Bullying Lawsuits in Ohio

November 12, 2012

Misc. Topics

bullying at schoolParents of an elementary student from Hamilton County, Ohio have sued the school district there over the alleged bullying of their son, a third and fourth grader at the time of the harassment.  Walter and Lisa Baker filed their lawsuit in U.S. District Court in mid-October becoming at least the fourth parents this year to take legal action against an Ohio school district for bullying that the school system allegedly made little attempt to remedy.

The Bakers’ case names the superintendent and principal as co-defendants.  The suit contends their son was harassed for more than a year (Sept. 2009 to Dec. 2010) and was forced to leave the school during his fourth grade year because of the bullying.

The suit alleges that the principal did not respond to their messages about the situation.  She finally met with them and assured she would conduct a formal investigation, but later told them she did not believe their child had been bulled, the parents claim.  The Bakers said they never received a written copy of any investigation about the bullying.

The six counts named in the complaint are a violation of the student’s 14th amendment rights (public school liability determination is based on Title IX of the Education Amendments of 1972), intentional infliction of emotional distress, negligent supervision and negligent training.  The suit asks unspecified compensatory and punitive damages and that the Hamilton Board of Education amend its policies and procedures to appropriately respond to bullying.

In a 1999 Supreme Court case, Davis v. Monroe County Board if Education, it was determined that private damages could be brought against a school board receiving federal funds in instances of student-on-student harassment if the school board acts with “deliberate indifference” to known acts of harassment in its programs and activities.

This case only addresses harassment that is so “severe, pervasive, and objectively offensive that it effectively bars the victim’s access to an educational opportunity or benefit.”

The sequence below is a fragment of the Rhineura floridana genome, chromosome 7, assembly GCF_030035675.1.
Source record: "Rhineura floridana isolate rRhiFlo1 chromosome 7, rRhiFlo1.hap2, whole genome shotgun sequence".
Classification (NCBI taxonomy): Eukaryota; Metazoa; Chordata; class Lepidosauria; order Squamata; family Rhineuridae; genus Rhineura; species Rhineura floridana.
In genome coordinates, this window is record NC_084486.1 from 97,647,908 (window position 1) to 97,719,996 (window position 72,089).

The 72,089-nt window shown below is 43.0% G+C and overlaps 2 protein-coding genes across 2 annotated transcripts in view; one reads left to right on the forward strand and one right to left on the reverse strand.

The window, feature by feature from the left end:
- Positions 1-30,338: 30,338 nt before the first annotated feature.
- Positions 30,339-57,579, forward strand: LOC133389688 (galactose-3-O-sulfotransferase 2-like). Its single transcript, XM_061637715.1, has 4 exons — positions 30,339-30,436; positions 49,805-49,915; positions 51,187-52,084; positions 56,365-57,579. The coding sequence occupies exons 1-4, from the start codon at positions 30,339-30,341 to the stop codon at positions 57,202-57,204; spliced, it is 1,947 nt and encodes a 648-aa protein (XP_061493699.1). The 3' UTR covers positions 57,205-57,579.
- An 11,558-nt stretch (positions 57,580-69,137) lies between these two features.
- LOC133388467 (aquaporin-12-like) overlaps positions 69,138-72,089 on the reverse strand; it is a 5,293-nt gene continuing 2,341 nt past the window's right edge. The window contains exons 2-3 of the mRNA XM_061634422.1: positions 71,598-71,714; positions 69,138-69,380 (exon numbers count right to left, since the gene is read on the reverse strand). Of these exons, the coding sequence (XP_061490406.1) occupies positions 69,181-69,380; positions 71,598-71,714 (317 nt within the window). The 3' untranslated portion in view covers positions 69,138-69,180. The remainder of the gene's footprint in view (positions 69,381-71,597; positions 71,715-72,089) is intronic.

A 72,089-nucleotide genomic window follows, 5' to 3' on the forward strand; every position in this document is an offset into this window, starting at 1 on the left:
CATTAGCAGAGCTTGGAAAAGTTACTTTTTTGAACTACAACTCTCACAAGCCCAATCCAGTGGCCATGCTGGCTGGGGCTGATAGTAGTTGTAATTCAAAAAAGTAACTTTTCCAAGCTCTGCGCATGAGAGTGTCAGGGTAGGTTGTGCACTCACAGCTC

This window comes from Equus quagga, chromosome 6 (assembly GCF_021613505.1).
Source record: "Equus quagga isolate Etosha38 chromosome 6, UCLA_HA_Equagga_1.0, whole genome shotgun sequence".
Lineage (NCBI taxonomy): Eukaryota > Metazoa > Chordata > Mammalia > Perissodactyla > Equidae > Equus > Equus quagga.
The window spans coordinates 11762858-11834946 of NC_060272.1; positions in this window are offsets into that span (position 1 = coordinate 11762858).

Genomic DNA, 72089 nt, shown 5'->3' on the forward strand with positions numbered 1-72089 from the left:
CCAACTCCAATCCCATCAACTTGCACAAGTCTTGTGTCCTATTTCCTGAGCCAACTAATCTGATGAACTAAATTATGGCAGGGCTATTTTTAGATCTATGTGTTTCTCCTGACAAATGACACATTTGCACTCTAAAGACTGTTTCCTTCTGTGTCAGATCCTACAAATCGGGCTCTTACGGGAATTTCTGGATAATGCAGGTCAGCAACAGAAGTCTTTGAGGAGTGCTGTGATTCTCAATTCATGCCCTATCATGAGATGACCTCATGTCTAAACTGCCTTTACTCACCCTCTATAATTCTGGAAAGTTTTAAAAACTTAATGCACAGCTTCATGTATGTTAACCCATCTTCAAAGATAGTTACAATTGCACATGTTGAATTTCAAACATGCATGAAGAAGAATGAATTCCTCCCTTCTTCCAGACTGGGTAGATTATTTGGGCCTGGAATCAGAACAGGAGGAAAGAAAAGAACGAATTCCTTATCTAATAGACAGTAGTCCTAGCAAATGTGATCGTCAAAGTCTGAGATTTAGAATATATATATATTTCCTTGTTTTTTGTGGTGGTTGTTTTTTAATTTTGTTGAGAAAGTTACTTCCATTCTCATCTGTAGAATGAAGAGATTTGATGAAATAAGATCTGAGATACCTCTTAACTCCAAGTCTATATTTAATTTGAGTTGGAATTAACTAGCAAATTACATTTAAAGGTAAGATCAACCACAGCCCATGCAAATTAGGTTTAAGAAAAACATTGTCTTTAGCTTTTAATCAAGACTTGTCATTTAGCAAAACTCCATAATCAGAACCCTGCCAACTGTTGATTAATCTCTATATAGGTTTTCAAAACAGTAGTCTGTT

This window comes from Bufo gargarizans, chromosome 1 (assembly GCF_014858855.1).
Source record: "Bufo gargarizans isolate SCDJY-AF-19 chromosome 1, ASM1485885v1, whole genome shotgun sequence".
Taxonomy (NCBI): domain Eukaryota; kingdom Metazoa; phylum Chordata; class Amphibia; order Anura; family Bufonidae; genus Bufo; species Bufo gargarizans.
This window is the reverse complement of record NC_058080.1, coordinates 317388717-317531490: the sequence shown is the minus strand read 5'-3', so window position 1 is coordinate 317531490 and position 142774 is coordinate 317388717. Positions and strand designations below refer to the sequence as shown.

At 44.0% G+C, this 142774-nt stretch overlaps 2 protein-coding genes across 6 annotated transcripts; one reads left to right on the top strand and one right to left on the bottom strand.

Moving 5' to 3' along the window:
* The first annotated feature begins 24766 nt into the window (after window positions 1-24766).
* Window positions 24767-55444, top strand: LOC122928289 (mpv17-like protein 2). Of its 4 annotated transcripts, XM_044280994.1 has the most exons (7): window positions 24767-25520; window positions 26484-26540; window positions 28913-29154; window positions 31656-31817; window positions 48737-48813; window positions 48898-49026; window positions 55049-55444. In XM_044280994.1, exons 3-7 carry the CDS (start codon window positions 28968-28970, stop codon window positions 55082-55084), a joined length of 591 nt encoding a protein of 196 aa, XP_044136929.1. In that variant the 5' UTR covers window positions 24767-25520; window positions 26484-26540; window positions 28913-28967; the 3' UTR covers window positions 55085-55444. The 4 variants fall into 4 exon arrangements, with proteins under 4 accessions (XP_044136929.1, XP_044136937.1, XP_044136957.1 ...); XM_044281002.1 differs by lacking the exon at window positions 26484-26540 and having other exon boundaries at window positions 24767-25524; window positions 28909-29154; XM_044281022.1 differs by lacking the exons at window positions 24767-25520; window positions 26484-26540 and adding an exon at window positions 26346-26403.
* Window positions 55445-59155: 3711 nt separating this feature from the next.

Most of the bullying suits currently being filed cite the deliberate indifference standard and the Davis case’ five-part harassment test which states (1) student must be member of statutorily protected class (due to gender, race, disability) (2) peer harassment is based on the protective class (3) harassment is severe, pervasive and objectively offensive  (4) a school official with authority to address harassment has actual knowledge of it (5) school is deliberately indifferent to the harassment.

In March 2012, two other Ohio school systems were sued by parents of children who had allegedly been bullied.

On March 29, the parents of 12-year-old and 8-year-old boys who attended elementary school in the Perkins Township School District, said their sons were physically and verbally abused by classmates, but their complaints to school officials went unheeded. Dr. Patrick and Linda Waters filed suit stating nothing had been done about the bullying and they had to send both boys to private school.

In mid-March 2012, a Madison Township father announced he was suing that school district because his son had been maliciously assaulted on school property and required hospital treatment.  The parent, David Brown, said he is also suing the parents of the student who injured his son.  Brown said school employees “failed to suspend, expel or segregate” the offending student and the district should have known that the student was a “delinquent minor child with a known propensity for violent and assaultive behavior toward other students.”

In October 2011, the parents of a 14-year-old Jewish girl sued the Green school of Northeast Ohio claiming their daughter had been abused by classmates for more than four years with anti-Semitic taunts and physical abuse.  Their lawsuit named a bus driver, a guidance counselor, two principals and two superintendents who the parents said had nothing to stop the bullying or punish the aggressors.

In addition to the physical abuse and name-calling, the suit says the bullies created a Facebook page devoted to ridiculing the young girl and one principal allegedly told the girl she “enjoyed the attention.”

The lawsuit asked for a declaration that the girl’s constitutional rights were violated and sought unspecified compensatory and punitive damages.

If your child has been the victim of personal injury at school, you may want to seek legal help.  Although it may be unpleasant, sometimes it is necessary to bring action against another student or students or school officials if they are unresponsive to your complaints.

Across the nation, several young people have committed suicide because they were bullied either at school or online or both.  Sometimes you can’t tell yourself it’s “just kids,” because the situation may be more serious than it appears.  Our experienced Ohio attorneys at Slater & Zurz LLP would be happy to help you with this or any other legal question.  Call us at 1-888-534-4850 or fill out a FREE CASE REVIEW on our website at slaterzurz.com

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About slaterzurz

Slater & Zurz LLP is an Ohio law firm of highly experienced and respected attorneys. Over the last 40 years, we have developed a reputation for getting positive results for clients. We've been trusted with handling over 20,000 personal injury cases and our clients have received more than $120,000,000.

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